12 Exotic Bits of Trivia That Are Technically Illegal to Own, So You Didn’t Get ’Em From Us

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12 Exotic Bits of Trivia That Are Technically Illegal to Own, So You Didn’t Get ’Em From Us

Look, this could get us in some hot water, okay? But we know a trivia enthusiast when we see one, and you look like you’d appreciate our collection of rare and exotic factoids. Please, join us in our menagerie. We got tidbits about the horniest leafy green, the unluckiest pitcher in MLB history, even a guy who got concussed so thoroughly, he became a math genius. 

Go ahead, take a look around! Just, if anyone asks, you didn’t get ‘em from us, kapeesh?

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Nintendo Copyrighted ‘It’s on Like Donkey Kong’ as a Marketing Stunt

Ice Cube most likely coined the phrase in 1992, but Nintendo filed for copyright in 2010 ahead of the release of Donkey Kong Country Returns. (Source)

The French and the English Have Dueling Insults Embedded in Their Own Languages

What Americans affectionately call the “Irish Goodbye” — sneaking out of a function without notifying anyone — is an offensive act that Europeans have used as an opportunity to dunk on each other. The English call it a “French Leave,” and the French call it “filer à l’anglaise.” Similarly, a condom is respectively referred to as a “French letter” or “la capote anglaise,” and syphilis is “the French disease” or “la maladie anglaise.” (Source)

The Nuclear Football Was Haphazardly Stuffed in Reagan’s Shoe

While under treatment for an acute case of attempted assassination, a doctor found a laminated card in Reagan’s pocket and stuck it in his shoe, for safekeeping. It was actually the “biscuit,” a part of the nuclear football that contains the secret codes the president needs to identify himself as the guy who’s allowed to launch the nuke. (Source)

Salvador Dali Was Legitimately Afraid That Yoko Ono Was a Witch

She offered to buy a slice of his mustache for $10,000. That’s just the type of weird thing he’d do, but he worried that she’d use it to place a hex on him. He went through with the transaction, but sent her a blade of grass, presented as if it were a single strand of greasy hair. (Source)

The First Computer Virus Was an Accident

It was designed to brick any discs that attempted to copy an IBM heart-monitoring program, and the brothers who coded it didn’t expect it to be able to spread. They even included messaging that told anyone infected to contact them for the “vaccination.” When it did start copying itself and spreading to more computers, they were inundated with angry phone calls. (Source)

Only One Person in MLB History Has Hit Two Grand Slams in One Inning

In 1999, Fernando Tatís — Jr.’s dad — became the first and only guy to nail two bases-loaded homers in a single inning. That also makes Chan Ho Park the only guy to ever give up two grand slams to the same batter in one inning. (Source)

The Man Who Was Punched So Hard, He Got Good at Math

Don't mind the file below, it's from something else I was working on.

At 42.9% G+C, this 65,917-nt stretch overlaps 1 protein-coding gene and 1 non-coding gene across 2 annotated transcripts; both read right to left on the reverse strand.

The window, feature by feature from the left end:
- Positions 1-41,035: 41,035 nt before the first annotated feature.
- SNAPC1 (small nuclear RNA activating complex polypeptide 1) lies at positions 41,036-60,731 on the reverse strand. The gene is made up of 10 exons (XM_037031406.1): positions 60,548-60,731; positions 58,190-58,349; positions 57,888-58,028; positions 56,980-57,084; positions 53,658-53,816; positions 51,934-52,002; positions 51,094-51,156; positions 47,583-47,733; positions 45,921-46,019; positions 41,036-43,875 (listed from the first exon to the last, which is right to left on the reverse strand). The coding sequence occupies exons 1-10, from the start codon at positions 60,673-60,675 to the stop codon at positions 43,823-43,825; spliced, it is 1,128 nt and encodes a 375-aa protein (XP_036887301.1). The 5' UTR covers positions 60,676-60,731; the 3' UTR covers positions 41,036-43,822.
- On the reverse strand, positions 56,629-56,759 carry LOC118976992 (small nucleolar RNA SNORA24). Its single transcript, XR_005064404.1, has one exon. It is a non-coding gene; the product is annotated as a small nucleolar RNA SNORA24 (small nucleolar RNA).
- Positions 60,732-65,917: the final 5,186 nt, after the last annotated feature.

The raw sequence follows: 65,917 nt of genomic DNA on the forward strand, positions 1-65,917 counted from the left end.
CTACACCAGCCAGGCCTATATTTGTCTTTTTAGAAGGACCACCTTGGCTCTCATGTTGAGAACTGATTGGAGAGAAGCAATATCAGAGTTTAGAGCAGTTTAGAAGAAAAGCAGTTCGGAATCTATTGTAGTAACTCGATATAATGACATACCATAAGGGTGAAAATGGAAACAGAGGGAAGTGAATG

Jason Padgett was robbed and beaten to a pulp outside a karaoke joint in Tacoma, Washington in 2002. As he was recovering, he started to see the world in shapes, spirals and rays, like if the Matrix was made of geometry instead of computer code. He had apparently come down with acquired savant syndrome, an extremely rare condition where a blow to the head gives you mental superpowers. He essentially became a living calculator; in his words, “math is literally everything. We are math, and everything that we experience is.” (Source)

The Jury Is Out on Whether Lettuce Makes You Horny

Ancient Egyptians saw lettuce as an aphrodisiac. But Ancient Greeks and Romans thought it was the opposite, an anaphrodisiac — if you were going to eat lettuce, you had to balance it out with some overtly sexual arugula, or risk a drooping boner. (Source)

'Yahoo!' Is an Acronym

The search engine was originally named like a high school project presented on a tri-fold board: “Jerry and David’s Guide to the World Wide Web.” When they realized people were actually going to see this thing, they renamed it: “Yet Another Hierarchical Officious Oracle.” (Source)

Bank Robbing Has Gotten Almost 10 Time Less Lucrative in the Last Half Century

The average payday for a bank robber in the 1960s was $5,200, or $38,000 adjusted for inflation. In 2019, it was a scant $4,200. (Source)

The Founder of PETA Wants to Burden Her Enemies With Parts of Her Dead Body

Ingrid Newkirk has a plan to send bits of her body to her enemies after she dies. For example, a sliver of her heart will go to Elon Musk, who she says doesn’t have one. She has a pathologist and an attorney working out the details, but overall “it’s perfectly legal. The body will be preserved and then little bits of it can be carved up.” (Source)

Japan’s Royal Family May Be Over 2,600 Years Old

Emperor Naruhito is the 126th monarch of Japan, according to their official order of succession. The first was Emperor Jimmu, who started his rule in 660 B.C., although he’s sometimes considered mythical. The first who has been historically verified was Emperor Kinmei, the 29th emperor, who started his rule in 539 A.D. (Source)

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